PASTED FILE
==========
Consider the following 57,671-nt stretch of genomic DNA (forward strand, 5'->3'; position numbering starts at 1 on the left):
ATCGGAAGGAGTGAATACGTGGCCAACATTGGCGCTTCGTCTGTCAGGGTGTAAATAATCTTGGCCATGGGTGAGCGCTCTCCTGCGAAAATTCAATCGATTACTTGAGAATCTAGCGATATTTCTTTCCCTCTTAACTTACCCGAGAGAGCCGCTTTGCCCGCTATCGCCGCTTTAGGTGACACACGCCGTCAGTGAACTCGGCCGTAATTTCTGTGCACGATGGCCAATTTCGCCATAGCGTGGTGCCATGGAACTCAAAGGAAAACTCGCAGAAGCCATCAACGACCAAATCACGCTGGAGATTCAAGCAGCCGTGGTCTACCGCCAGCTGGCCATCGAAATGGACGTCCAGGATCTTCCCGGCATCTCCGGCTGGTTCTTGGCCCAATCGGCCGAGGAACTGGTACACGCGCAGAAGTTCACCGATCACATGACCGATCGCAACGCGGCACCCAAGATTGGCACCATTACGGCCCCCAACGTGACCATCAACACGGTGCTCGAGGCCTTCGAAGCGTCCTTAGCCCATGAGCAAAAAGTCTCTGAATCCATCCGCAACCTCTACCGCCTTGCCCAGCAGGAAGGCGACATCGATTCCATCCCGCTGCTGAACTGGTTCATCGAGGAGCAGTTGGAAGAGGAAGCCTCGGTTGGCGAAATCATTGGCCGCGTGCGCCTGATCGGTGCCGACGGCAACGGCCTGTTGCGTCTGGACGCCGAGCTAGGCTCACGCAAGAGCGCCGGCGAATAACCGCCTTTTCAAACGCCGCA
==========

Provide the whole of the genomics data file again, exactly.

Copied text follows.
Consider the following 57,671-nt stretch of genomic DNA (forward strand, 5'->3'; position numbering starts at 1 on the left):
ATCGGAAGGAGTGAATACGTGGCCAACATTGGCGCTTCGTCTGTCAGGGTGTAAATAATCTTGGCCATGGGTGAGCGCTCTCCTGCGAAAATTCAATCGATTACTTGAGAATCTAGCGATATTTCTTTCCCTCTTAACTTACCCGAGAGAGCCGCTTTGCCCGCTATCGCCGCTTTAGGTGACACACGCCGTCAGTGAACTCGGCCGTAATTTCTGTGCACGATGGCCAATTTCGCCATAGCGTGGTGCCATGGAACTCAAAGGAAAACTCGCAGAAGCCATCAACGACCAAATCACGCTGGAGATTCAAGCAGCCGTGGTCTACCGCCAGCTGGCCATCGAAATGGACGTCCAGGATCTTCCCGGCATCTCCGGCTGGTTCTTGGCCCAATCGGCCGAGGAACTGGTACACGCGCAGAAGTTCACCGATCACATGACCGATCGCAACGCGGCACCCAAGATTGGCACCATTACGGCCCCCAACGTGACCATCAACACGGTGCTCGAGGCCTTCGAAGCGTCCTTAGCCCATGAGCAAAAAGTCTCTGAATCCATCCGCAACCTCTACCGCCTTGCCCAGCAGGAAGGCGACATCGATTCCATCCCGCTGCTGAACTGGTTCATCGAGGAGCAGTTGGAAGAGGAAGCCTCGGTTGGCGAAATCATTGGCCGCGTGCGCCTGATCGGTGCCGACGGCAACGGCCTGTTGCGTCTGGACGCCGAGCTAGGCTCACGCAAGAGCGCCGGCGAATAACCGCCTTTTCAAACGCCGCA